In the early 20th century, as an old legend goes, when the chief commissioner for the Indian Railways of the time Frederick Upcott heard that Jamsetji Tata & Co wanted to make steel rails to British specifications, his response was one of utter disbelief. “Why,” Upcott is on record as having exclaimed, “I will undertake to eat every pound of steel rail they succeed in making.” By 1907, Tata’s dream project had well and truly taken shape in Jamshedpur, where the industrialist put up a steel plant. Four years later, its furnaces were turning out steel that was good enough for trains to run on (if not for people to eat). So, in 2007, when Tata Steel celebrated its centenary by acquiring an Anglo-Dutch steelmaker called Corus, it was hard not to detect a flicker of irony in the glow of pride.
If $12.6 billion was too much to pay for it, few analysts said so. And if a recession was all it would take to cripple the commercial logic of the acquisition, few foresaw it. The deal was hailed as a wise move just about everywhere, even in the UK. As it turns out, Corus has been nothing but a drain. ‘Stop loss’ action is now underway in full force. Under Cyrus Mistry, who took over as Tata Group’s chairman from Ratan Tata at the end of 2012, Tata Steel has signed an agreement to sell its ‘long products’ unit in the UK—the one that makes things like rails and accounts for 4.5 million tonnes of its 10.5-million-tonne capacity in the country—to Greybull Capital for a ‘nominal’ sum of £1. Yes, one quid, ‘in exchange for Greybull Capital taking on the whole of the business, including assets and relevant liabilities, and securing an appropriate funding package,’ as Tata Steel’s official statement says. While details are awaited, it looks likely that pensions and past debt are not among the liabilities deemed ‘relevant’. The primary objective might actually be to safeguard jobs at the firm’s Scunthorpe plant (and a few others), an issue that’s had the British government worried ever since the Tata Group put all its UK steelworks on the block. An estimated 4,800 employees are said to be sighing in relief.
Should shareholders of Tata Steel join them? This is not so clear. Any asset sold for £1 sounds like more than your usual distress sale, but analysts say shareholders of Tata Steel ought to be pleased. Such was the pessimism over the UK operations that the very existence of a buyer has been taken as welcome news. On 11 April, the company’s share price gained 2.5 per cent in response. ‘Good riddance’ seems to be the street sentiment. Ever since the Great Recession kicked in, Corus has been a great big ball of iron threatening its buoyancy. The debt burden was bad enough, with Tata Steel stalked all these years by that O word: over-leverage. The acquisition, after all, was made with loans taken for the purpose. And the European slump in demand has meant that year after year, while Tata Steel’s Indian operations have done exceedingly well, overseas losses have ruined its overall performance. China, meanwhile, had been expanding capacity as if the entire planet needed to be girdled in steel, and its slowdown has only magnified a story of out and out oversupply. Global steel prices have been softening to the point of putty over the past year or so. Given the weak demand around the world, this downtrend is likely to persist for longer than weak steelmakers can stay afloat.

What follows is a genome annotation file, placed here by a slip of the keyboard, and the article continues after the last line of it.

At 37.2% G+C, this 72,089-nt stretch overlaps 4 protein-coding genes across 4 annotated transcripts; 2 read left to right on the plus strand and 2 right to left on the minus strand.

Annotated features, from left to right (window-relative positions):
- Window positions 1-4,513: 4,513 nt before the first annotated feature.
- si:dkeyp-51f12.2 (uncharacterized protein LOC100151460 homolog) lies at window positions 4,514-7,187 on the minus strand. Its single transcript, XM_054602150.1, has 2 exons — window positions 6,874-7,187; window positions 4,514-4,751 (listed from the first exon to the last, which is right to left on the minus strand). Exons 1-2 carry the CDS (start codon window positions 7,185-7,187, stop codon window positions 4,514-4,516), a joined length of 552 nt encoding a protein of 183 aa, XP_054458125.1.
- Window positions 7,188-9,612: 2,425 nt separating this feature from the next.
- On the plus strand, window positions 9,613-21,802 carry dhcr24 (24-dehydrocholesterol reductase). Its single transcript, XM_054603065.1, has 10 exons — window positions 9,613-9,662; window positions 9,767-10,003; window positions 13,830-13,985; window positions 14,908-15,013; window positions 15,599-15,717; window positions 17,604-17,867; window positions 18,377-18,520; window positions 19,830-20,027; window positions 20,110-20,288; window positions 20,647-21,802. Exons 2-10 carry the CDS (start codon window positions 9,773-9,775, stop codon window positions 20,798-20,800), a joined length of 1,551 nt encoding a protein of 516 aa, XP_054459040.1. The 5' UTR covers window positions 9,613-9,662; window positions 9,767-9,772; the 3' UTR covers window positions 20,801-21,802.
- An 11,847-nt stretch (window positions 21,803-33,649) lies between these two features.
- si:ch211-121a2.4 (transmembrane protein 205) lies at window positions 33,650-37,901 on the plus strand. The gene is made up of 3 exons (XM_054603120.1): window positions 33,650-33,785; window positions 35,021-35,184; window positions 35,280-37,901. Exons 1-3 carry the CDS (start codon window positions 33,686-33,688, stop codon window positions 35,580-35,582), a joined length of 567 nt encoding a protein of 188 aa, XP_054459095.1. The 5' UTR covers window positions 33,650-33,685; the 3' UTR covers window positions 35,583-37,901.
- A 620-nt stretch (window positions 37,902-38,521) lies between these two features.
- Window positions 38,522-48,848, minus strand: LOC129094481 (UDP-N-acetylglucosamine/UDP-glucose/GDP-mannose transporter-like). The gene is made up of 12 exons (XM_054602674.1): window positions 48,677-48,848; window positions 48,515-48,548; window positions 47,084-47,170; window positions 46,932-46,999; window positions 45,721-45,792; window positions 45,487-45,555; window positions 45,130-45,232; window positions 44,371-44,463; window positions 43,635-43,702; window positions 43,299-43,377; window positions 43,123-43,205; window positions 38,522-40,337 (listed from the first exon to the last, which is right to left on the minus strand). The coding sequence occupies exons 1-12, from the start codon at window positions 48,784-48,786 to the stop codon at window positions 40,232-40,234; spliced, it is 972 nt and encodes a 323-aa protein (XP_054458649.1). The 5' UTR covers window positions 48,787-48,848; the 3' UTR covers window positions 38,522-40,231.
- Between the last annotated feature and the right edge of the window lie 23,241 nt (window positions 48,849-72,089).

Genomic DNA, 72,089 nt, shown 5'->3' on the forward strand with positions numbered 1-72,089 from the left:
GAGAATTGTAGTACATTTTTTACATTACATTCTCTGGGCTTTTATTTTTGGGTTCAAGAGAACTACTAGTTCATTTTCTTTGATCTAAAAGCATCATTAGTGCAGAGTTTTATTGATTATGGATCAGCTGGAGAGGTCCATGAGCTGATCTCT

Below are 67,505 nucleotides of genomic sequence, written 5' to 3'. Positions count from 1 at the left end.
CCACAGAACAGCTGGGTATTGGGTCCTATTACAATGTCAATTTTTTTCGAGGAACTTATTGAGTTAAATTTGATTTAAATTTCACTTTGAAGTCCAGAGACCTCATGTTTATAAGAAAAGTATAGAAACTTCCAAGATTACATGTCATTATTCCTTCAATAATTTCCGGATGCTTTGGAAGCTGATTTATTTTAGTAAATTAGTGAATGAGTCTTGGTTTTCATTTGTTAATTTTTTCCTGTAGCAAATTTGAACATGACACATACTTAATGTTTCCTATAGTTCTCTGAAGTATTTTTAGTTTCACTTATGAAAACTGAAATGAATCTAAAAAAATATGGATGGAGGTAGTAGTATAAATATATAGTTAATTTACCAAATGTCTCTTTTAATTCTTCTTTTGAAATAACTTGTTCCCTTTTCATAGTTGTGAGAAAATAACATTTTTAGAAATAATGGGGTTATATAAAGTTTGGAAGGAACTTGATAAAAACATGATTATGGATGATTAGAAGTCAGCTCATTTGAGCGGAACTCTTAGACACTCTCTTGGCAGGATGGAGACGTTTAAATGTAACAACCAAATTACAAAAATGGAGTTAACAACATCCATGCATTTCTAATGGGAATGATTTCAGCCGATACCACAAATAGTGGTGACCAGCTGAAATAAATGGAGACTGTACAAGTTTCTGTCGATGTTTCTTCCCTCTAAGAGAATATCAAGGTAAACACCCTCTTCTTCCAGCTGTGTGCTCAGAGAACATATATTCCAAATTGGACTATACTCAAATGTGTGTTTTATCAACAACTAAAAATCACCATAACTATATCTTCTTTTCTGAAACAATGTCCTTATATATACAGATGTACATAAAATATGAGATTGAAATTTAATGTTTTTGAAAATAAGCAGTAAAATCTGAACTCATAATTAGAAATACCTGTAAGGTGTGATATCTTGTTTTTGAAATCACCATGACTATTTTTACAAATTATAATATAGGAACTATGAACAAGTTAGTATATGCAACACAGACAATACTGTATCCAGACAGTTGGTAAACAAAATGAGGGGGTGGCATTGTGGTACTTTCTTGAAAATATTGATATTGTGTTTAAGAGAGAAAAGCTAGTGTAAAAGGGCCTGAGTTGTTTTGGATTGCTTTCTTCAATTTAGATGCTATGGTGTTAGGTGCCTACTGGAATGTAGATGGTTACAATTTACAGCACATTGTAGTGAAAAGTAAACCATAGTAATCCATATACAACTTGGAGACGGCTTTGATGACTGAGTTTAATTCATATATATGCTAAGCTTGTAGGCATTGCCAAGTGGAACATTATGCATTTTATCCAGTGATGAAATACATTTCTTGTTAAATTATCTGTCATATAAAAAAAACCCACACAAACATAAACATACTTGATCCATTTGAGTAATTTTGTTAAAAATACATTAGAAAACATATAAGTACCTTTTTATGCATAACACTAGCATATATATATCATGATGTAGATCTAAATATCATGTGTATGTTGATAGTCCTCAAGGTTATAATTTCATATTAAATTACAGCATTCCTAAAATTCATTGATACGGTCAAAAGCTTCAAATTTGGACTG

That Tata Steel was at risk of shutting down, however, is an exaggeration. Its domestic business is a model of low input costs and high efficiency, and so long as the Group wants to make steel, it’ll probably make sure it does. If push comes to shove, Tata Sons can unburden the company of debt with cash raised by unloading another big chunk of TCS equity onto the share bazaar. Such a ‘big daddy’ bailout would not be pretty, but it’s one of the privileges of being part of a $100 billion diversified conglomerate—and also the reason shareholders are assured of its survival.
Yet, it’s hard to escape what Tata’s tryst with British steel has to say about India Inc’s quest for MNC-hood in this era of globalisation. Back in 2007, the Group had got into a bidding war for Corus with a Brazilian firm, and this should’ve flagged apprehensions of the so-called ‘winner’s curse’. Under pressure, rationality ends up getting outbid by emotion all too often. And pride, be it national or nominal, isn’t always profitable.